Remainers are plotting to force Boris Johnson to go to Brussels to beg for a Brexit delay BEFORE a crunch EU summit next month because they fear he will ‘refuse to obey the law’ and risk a No Deal Brexit
- Currently PM has to ask for a Brexit delay if no deal is done before October 19
- Remainers want deadline brought forward away from October 31 departure date
- They fear if PM breaks the law it will take too long to force him to comply
- Lib Dem Jo Swinson said Johnson had ‘shown he is prepared to disobey the law’
Rebel Remainers are trying to force Boris Johnson to go cap in hand to EU leaders in Brussels for a Brexit delay even earlier than under current plans to entrap the Prime Minister.
Under an extraordinary backbench law passed last month he currently has to ask to extend the Article 50 departure process at an October 19 summit if he and the EU have not hammered out a Brexit deal by then.
But MPs arriving back at Parliament today after the PM’s prorogation humiliation have begun looking at ways of bringing forward that deadline and toughen up the legislation amid fears that he could break the law by ignoring it.
Lib Dem leader Jo Swinson said today that the UK could not wait until October 19, when the Benn Act – named after creator Hilary Benn – should compel Mr Johnson to ask for a three-month extension.
Such a request would go against his mantra since becoming leader that Brexit would happen on October 31 ‘do or die’ and reports have suggested he might refuse to do it – sparking a huge legal crisis.
Ms Swinson said that there were fears that legal efforts to compel him to act might take longer than the 12 days between the European Council summit and Brexit day on Halloween.
In a jibe at the Prime Minister following his Supreme Court defeat yesterday, Ms Swinson said: ‘We simply cannot afford to wait until the 19th of October to see whether or not the Prime Minister will refuse to obey the law again.’
In a jibe at the Prime Minister Ms Swinson said: ‘We simply cannot afford to wait until the 19th of October to see whether or not the prime minister will refuse to obey the law again’
The PM (pictured in Downing Street today) made a red-eye dash back from New York, where he met Donald Trump and addressed the UN General Assembly
Mr Johnson arrived back in Downing Street today ahead of a statement to MPs in the Commons due this afternoon after John Bercow threw open the doors of the legislature this morning.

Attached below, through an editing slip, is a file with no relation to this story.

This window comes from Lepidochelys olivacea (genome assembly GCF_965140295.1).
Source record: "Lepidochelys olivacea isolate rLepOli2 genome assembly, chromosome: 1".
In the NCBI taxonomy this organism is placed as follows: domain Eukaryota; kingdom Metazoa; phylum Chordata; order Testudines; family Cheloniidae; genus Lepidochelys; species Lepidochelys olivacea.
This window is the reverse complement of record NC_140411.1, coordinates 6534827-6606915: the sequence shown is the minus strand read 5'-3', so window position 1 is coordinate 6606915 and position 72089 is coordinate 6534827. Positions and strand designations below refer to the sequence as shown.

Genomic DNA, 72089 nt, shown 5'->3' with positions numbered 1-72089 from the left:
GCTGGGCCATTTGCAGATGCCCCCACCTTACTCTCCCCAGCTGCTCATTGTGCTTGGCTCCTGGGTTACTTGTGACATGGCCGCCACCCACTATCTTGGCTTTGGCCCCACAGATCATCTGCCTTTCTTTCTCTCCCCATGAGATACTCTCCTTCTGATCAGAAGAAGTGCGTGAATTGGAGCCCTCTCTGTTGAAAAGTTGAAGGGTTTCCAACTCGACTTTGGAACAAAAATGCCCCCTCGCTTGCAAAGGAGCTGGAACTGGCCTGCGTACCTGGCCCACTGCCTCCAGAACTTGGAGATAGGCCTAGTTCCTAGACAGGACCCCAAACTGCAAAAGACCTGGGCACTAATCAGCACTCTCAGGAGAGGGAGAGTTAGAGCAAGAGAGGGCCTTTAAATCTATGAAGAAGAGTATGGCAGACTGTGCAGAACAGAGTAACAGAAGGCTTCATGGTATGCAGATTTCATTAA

He made a red-eye dash back from New York, where he met Donald Trump and addressed the UN General Assembly.
He faces a difficult few weeks as he tries to wrestle power over Brexit back from MPs determined to block his room to manoeuvre.
Ideas floating about include using emergency debate powers to seize control of the order paper, or use a ‘humble address’ to force the Government to release more Brexit documents.
Some MPs are reportedly planning to try to force the government to publish its prorogation legal advice from Attorney General Geoffrey Cox in full.
Supporters of a so-called ‘People’s Vote’ will be considering whether they could use the shifting balance of power in Westminster to secure their goal.
They could also make moves to find Mr Johnson in contempt of Parliament.
Action could be taken against Mr Johnson over his illegal advice to the Queen, with the possibility of contempt proceedings. Theoretically this could include stripping him of his salary – or even imprisoning him at Parliament, although the latter seems very unlikely.
It has also been suggested that MPs could put Theresa May’s deal back on the table, but try to attach a ‘confirmatory vote’ or second referendum.
They could also possibly try to dictate the negotiating strategy of the government, by passing laws instructing them to seek certain terms.
Ms Swinson said: ‘Our country is in a moment of great peril and it is hugely important that we not risk accidentally crashing out of the European Union’
Ms Swinson argued that a 12-day buffer between the Benn Law deadline and October 31 was not enough to safeguard against no deal.
If Mr Johnson refuses to comply with the law and request an extension by October 19, the courts could force him to act – but Ms Swinson warned that such a process ‘takes time and there are risks attached to it’.
‘We would argue that 12 days is not sufficient, particularly in line with a Prime Minister who has shown he is prepared to disobey the law,’ she said, standing in front of Lib Dem MPs and peers.
She ruled out agreeing to back a vote of no confidence until no-deal has been taken off the table.
‘Our country is in a moment of great peril and it is hugely important that we not risk accidentally crashing out of the European Union, and that is the risk of an early vote of no confidence,’ she said.
‘That is why we are saying we should explore all options to bring forward that guarantee that we can take No Deal off the table because then we can get rid of this Prime Minister who is unfit for office.
‘We saw in September the House of Commons take control of the order paper to pass a piece of legislation and that’s the type of way forward that may well enable us to take the threat of a no-deal Brexit off the table earlier than October 19.’